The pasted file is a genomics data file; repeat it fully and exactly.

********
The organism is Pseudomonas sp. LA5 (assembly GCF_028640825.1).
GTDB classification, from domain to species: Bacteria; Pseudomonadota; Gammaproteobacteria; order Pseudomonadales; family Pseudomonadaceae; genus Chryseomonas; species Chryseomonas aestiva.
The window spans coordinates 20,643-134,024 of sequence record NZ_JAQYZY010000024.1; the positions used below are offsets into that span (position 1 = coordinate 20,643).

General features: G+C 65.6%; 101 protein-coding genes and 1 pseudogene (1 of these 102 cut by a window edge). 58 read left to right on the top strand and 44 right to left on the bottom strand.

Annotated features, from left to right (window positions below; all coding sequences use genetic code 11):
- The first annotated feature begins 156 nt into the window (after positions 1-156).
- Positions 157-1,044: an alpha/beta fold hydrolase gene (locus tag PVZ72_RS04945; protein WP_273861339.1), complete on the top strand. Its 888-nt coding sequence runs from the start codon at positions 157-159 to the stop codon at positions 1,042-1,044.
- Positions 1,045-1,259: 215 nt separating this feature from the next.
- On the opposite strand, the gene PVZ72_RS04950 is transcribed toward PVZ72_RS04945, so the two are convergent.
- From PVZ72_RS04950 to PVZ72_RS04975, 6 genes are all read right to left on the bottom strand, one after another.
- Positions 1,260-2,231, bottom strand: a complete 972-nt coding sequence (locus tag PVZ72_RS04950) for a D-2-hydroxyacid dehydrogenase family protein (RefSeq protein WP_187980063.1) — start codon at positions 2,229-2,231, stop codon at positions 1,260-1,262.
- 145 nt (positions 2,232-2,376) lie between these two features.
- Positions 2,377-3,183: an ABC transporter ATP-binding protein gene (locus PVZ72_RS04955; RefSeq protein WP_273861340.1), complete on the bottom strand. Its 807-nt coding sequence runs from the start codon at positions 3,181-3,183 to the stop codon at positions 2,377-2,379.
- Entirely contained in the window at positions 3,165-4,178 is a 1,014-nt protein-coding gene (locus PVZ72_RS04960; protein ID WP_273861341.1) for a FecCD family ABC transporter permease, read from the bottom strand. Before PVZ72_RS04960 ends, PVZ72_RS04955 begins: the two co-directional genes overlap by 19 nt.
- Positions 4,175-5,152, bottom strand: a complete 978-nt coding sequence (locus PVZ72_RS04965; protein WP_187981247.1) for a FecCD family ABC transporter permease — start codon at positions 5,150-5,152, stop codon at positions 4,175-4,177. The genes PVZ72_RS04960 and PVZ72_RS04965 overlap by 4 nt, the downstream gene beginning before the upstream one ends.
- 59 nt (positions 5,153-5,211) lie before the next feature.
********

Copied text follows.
The organism is Pseudomonas sp. LA5 (assembly GCF_028640825.1).
GTDB classification, from domain to species: Bacteria; Pseudomonadota; Gammaproteobacteria; order Pseudomonadales; family Pseudomonadaceae; genus Chryseomonas; species Chryseomonas aestiva.
The window spans coordinates 20,643-134,024 of sequence record NZ_JAQYZY010000024.1; the positions used below are offsets into that span (position 1 = coordinate 20,643).

General features: G+C 65.6%; 101 protein-coding genes and 1 pseudogene (1 of these 102 cut by a window edge). 58 read left to right on the top strand and 44 right to left on the bottom strand.

Annotated features, from left to right (window positions below; all coding sequences use genetic code 11):
- The first annotated feature begins 156 nt into the window (after positions 1-156).
- Positions 157-1,044: an alpha/beta fold hydrolase gene (locus tag PVZ72_RS04945; protein WP_273861339.1), complete on the top strand. Its 888-nt coding sequence runs from the start codon at positions 157-159 to the stop codon at positions 1,042-1,044.
- Positions 1,045-1,259: 215 nt separating this feature from the next.
- On the opposite strand, the gene PVZ72_RS04950 is transcribed toward PVZ72_RS04945, so the two are convergent.
- From PVZ72_RS04950 to PVZ72_RS04975, 6 genes are all read right to left on the bottom strand, one after another.
- Positions 1,260-2,231, bottom strand: a complete 972-nt coding sequence (locus tag PVZ72_RS04950) for a D-2-hydroxyacid dehydrogenase family protein (RefSeq protein WP_187980063.1) — start codon at positions 2,229-2,231, stop codon at positions 1,260-1,262.
- 145 nt (positions 2,232-2,376) lie between these two features.
- Positions 2,377-3,183: an ABC transporter ATP-binding protein gene (locus PVZ72_RS04955; RefSeq protein WP_273861340.1), complete on the bottom strand. Its 807-nt coding sequence runs from the start codon at positions 3,181-3,183 to the stop codon at positions 2,377-2,379.
- Entirely contained in the window at positions 3,165-4,178 is a 1,014-nt protein-coding gene (locus PVZ72_RS04960; protein ID WP_273861341.1) for a FecCD family ABC transporter permease, read from the bottom strand. Before PVZ72_RS04960 ends, PVZ72_RS04955 begins: the two co-directional genes overlap by 19 nt.
- Positions 4,175-5,152, bottom strand: a complete 978-nt coding sequence (locus PVZ72_RS04965; protein WP_187981247.1) for a FecCD family ABC transporter permease — start codon at positions 5,150-5,152, stop codon at positions 4,175-4,177. The genes PVZ72_RS04960 and PVZ72_RS04965 overlap by 4 nt, the downstream gene beginning before the upstream one ends.
- 59 nt (positions 5,153-5,211) lie before the next feature.